The airline had already begun running emergency missions, diverting a number of its planes to the Middle East. On that particular autumn day, the plane that was to fly me and my few hundred co-passengers to Bombay was instead en route to Kuwait City. We were stuck in London for at least the next 24 hours, with the option to stay at a London hotel, our accommodations paid in full, if—get this—we surrendered our passports for those 24 hours to the attendant at the boarding gate. That meant allowing the airline officials to shuttle us to the hotel, get us checked in, and bring us back the next day, all but guaranteeing that we couldn't leave either the hotel or the airport of our own accord. As soon as he made the offer, as though it were some kind of race, the entire crowd rushed forward, passports extended. All except me.
From the back of the crowd, I asked what would happen if he loses one or more of our passports. What if we couldn't find him to get any information about it. If he would kindly give us his full name and contact information, just in case the new attendant can't find them. Where exactly did they plan to store our passports that night. Who would be accountable and responsible if our precious passports did get lost or stolen. And why, for goodness sakes, we couldn’t just TAKE our passports with us to the hotel since, after all, there was no logical reason for us to surrender them (except the whole visa thing, which seemed a minor technicality given the circumstances). Especially, since we'd be lost, literally, without them.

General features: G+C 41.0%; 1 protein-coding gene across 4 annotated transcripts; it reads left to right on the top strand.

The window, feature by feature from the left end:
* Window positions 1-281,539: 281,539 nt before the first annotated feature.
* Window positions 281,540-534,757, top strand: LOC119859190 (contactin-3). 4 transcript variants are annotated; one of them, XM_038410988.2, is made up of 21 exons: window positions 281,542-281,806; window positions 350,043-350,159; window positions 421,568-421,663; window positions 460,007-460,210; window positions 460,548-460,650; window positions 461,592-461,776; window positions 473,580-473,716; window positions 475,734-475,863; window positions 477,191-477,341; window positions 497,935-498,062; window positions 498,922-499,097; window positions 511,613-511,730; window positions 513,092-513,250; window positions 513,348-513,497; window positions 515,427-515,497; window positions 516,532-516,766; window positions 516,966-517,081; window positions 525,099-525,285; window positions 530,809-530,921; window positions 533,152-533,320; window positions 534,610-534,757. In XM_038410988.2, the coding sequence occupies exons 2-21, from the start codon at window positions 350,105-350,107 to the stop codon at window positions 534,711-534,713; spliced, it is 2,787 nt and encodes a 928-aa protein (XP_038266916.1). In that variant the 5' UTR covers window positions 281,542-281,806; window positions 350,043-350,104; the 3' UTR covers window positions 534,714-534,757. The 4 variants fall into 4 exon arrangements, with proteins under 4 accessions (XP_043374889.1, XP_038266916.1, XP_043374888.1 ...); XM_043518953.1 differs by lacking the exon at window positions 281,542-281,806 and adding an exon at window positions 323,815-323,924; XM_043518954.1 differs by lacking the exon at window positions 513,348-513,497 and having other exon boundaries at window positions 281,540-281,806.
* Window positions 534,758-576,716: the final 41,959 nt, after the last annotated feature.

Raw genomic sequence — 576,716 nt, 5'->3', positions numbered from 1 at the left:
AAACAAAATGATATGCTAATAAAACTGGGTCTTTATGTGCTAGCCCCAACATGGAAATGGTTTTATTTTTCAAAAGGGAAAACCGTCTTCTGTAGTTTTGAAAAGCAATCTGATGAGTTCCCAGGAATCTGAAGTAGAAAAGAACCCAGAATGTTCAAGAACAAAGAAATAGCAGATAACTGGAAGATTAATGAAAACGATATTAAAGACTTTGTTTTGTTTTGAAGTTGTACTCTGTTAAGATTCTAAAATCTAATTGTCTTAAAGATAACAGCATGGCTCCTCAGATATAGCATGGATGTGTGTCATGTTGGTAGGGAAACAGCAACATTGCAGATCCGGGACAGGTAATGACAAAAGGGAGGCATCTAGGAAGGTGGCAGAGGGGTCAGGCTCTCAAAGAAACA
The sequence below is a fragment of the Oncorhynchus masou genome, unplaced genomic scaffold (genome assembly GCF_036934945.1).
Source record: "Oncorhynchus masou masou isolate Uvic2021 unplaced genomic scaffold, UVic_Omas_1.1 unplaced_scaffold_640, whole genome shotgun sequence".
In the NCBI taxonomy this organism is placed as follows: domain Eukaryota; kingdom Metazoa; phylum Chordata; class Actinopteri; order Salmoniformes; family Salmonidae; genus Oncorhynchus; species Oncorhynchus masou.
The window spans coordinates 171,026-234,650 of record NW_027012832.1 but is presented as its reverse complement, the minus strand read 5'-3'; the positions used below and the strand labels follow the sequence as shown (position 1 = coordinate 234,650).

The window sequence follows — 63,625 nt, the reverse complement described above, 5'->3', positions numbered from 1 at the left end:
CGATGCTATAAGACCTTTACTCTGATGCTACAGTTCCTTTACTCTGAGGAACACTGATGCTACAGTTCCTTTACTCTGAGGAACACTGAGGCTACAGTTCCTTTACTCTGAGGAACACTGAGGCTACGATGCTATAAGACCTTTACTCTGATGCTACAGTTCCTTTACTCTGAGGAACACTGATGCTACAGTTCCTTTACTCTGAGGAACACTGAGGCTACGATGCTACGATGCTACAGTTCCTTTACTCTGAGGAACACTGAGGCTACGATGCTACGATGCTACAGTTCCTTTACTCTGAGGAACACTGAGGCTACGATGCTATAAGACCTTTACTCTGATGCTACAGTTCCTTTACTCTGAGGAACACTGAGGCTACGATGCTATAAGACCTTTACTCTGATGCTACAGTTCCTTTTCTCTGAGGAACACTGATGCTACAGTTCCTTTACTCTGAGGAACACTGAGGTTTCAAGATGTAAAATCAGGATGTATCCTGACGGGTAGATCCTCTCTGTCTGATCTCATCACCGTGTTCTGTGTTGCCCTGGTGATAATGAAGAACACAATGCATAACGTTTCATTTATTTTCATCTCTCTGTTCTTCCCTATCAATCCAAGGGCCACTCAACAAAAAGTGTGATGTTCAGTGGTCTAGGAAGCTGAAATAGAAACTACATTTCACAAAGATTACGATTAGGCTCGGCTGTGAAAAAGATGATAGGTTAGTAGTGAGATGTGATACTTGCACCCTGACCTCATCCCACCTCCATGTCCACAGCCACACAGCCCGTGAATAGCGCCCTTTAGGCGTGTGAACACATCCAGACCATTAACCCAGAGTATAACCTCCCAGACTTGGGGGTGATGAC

This, in case you’d forgotten where my little story was headed (ahem), was my rock star moment.
Hundreds of heads turned suddenly in my direction. My co-passengers who were ready to hand over their passports, no questions asked, peered up at me, their arms slowly retracting. (Why were they looking "up"? Was I standing on a chair? I can’t remember, but at that particular moment, I did sort of feel like Moses.) You don’t think it’s a good idea, the good-looking newlyweds, at least a decade older than me, asked in their prim European accents. What should we do instead, queried a rather classy elderly gentleman. As though I were their representative here. As though I had all the answers.
I shrugged. I don’t know what could happen, I told them, but I’m not taking any chances. If that guy loses my passport, it's obviously up to me to figure out how to get a new one, not him. I’d rather stay here at the airport all night, even if I have to sleep on one of these chairs.
All eyes turned back to the attendant, who was no longer smiling. In that case, he said, you’ll just have to wait it out at the airport. I can give you vouchers for two meals at one little restaurant that closes early tonight. Sorry, that’s the best I can do. There won't be any breakfast. Maybe some coffee. Anyone still want to go to the hotel?
Nope, everyone—each and every one of those hundreds of folks waiting at the gate with me—decided to hang back. We spent a safe, quiet, if uncomfortable, night at Heathrow. Instead of Bombay, we ended up in New Delhi, again in waiting mode for some 12 to 15 hours for another flight. All for a good cause, of course.
Not bad for being stuck at an airport, no? See what I mean about that sense of adventure?